- Increase Community Development Tax Credits. Proposed legislation from Rep. John Hunt would increase the limits on tax credits, some of which are used for housing development and preservation, allocated to the NH Community Development Finance Authority.
- Tenancy in Homeless Shelters. Rep. Steven Boudoin of Rochester has proposed HB229, which would establish notice requirements for termination of tenancy in a homeless shelter.
- Community Investment in Housing Development. Legislation proposed by Sen. Feltes would allow NH communities to invest municipal pension funds and other funds in affordable housing through the state’s development finance institution, the Community Loan Fund.
- Lead Poisoning. Sen. Feltes has introduced legislation to prevent childhood lead poisoning from paint and water. Housing Action NH has a seat on the Childhood Lead Poisoning Prevention and Screening Commission, and this bill is a recommendation of that Commission.
REPORTS & RESOURCES
State of Homelessness Report.
The 2016 report, published annually by the NH Coalition to End Homelessness, notes that available data show that overall homelessness continues to decrease in NH. The report attributes the decline to recent sector initiatives such as the Homeless Coordinated Entry System. The report cites continuing concern, however, in rising rental costs, historically low vacancy rates and a slight increase in the number of schoolchildren counted as homeless over the last school year. And, while the unemployment rate in NH remains low, at 3%, the rate of poverty has increased in the last 4 years, from 8.4% in 2012 to 8.9% in 2016.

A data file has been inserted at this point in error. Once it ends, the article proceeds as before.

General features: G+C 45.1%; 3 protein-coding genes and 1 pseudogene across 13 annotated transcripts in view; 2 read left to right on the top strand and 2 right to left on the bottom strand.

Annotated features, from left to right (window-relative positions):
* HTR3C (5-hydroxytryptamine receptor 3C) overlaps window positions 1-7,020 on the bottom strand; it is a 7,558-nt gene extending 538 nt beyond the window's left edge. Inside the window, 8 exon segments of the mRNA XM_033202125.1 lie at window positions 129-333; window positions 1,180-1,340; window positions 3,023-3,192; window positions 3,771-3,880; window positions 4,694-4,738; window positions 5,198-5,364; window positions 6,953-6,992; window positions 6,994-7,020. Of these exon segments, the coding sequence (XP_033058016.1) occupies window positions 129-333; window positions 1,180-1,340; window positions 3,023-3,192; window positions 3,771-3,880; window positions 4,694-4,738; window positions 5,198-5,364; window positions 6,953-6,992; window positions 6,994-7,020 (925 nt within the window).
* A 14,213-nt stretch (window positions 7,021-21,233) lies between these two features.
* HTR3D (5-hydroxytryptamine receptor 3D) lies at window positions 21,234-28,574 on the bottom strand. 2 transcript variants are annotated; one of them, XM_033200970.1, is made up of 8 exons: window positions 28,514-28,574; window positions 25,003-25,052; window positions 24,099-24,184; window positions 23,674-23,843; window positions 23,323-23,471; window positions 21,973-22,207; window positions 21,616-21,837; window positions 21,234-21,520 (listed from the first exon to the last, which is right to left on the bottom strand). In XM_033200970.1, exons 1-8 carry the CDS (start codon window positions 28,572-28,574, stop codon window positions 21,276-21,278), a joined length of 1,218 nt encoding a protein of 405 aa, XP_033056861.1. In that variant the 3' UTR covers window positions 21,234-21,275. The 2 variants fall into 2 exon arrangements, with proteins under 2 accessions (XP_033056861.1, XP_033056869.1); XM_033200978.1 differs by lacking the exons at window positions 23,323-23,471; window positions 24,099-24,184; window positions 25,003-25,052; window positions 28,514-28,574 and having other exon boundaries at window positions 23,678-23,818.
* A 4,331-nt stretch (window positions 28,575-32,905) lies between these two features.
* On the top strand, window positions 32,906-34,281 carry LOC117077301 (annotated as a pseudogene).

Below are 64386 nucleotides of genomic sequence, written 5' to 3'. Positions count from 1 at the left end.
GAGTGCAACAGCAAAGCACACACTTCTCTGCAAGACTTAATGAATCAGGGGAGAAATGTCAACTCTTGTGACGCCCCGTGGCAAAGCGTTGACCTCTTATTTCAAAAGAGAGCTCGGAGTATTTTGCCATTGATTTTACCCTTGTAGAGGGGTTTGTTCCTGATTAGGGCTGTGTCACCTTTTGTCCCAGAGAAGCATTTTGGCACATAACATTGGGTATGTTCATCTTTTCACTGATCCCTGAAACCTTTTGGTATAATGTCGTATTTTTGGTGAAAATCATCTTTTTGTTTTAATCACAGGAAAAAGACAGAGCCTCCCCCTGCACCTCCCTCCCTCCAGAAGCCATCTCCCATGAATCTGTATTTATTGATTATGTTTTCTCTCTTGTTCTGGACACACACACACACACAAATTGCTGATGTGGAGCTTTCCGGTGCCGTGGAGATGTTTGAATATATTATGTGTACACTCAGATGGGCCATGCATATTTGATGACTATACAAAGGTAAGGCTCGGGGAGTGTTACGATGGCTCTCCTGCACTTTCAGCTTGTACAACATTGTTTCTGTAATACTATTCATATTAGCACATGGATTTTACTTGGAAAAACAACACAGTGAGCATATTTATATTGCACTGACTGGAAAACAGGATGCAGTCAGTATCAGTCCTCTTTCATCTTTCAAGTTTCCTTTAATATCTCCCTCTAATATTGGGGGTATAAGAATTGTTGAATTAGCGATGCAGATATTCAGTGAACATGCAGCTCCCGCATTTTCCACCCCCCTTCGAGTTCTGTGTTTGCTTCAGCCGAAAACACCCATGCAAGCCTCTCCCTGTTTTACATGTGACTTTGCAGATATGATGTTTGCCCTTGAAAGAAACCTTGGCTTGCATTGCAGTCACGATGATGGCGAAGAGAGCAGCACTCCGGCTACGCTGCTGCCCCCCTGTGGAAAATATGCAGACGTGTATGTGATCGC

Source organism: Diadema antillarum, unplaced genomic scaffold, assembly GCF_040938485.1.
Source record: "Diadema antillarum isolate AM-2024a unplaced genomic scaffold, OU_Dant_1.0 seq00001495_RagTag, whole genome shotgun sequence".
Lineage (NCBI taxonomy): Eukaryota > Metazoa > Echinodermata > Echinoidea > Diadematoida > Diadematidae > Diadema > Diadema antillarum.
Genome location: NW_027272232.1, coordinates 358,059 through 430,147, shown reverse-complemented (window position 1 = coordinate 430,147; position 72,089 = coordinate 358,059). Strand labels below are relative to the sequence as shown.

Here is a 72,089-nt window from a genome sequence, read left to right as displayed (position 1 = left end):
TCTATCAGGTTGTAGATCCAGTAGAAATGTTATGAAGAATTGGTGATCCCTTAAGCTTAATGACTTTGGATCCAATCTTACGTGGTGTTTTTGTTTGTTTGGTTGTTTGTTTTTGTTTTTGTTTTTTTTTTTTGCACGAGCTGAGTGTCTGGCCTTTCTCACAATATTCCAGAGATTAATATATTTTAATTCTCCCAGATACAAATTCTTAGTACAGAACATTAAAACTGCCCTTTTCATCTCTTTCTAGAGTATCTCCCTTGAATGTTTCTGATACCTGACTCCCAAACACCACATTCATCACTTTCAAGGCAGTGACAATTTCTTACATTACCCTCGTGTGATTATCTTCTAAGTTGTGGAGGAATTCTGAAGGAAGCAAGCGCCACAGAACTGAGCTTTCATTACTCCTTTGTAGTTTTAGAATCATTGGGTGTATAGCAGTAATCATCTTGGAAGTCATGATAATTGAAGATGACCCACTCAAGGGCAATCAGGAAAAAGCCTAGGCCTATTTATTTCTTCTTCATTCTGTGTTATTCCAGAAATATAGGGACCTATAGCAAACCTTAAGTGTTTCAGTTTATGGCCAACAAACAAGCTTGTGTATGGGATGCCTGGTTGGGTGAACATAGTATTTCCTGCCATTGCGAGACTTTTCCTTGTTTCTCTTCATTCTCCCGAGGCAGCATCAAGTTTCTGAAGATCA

NH Supportive Housing Business Case Released
. The New Hampshire Business Case for a Supportive Housing Services Benefit
documents the cost savings that can be achieved by providing services. Housing Action NH and the NH Coalition to End Homelessness worked with CSH to analyze the 2015 Medicaid claims data of NH residents experiencing homelessness. The analysis shows about 70% of individuals in the Homeless Management Information System (HMIS) are now enrolled in Medicaid, 4,296 people. The analysis suggests that Increasing pre-tenancy and tenancy support services would have a significant positive impact in decreasing public costs for this population. State and federal savings for the top decile who received supportive services are $287,798.
Fact Sheet on Federal Rental Assistance Released.
The Center for Budget & Public Policy offers a new rental assistance fact sheet for the state. Among its highlights: 22,000 NH households received federal rental assistance. It shows nearly all households receiving rental assistance include children, or are seniors or people with disabilities. Of the non-elderly/non-disabled households, 77% worked.
Projections and Implications for Housing a Growing Population: Older Households 2015-2035.
A new report from the Joint Center for Housing Studies of Harvard University outlines the growing demand for accessible, affordable homes and services as the population ages and copes with disability, housing cost burdens, and long-term care costs. The report states that the number of older renters eligible for housing assistance is projected to nearly double by 2035. Meantime, appropriations do not provide housing assistance for all eligible now.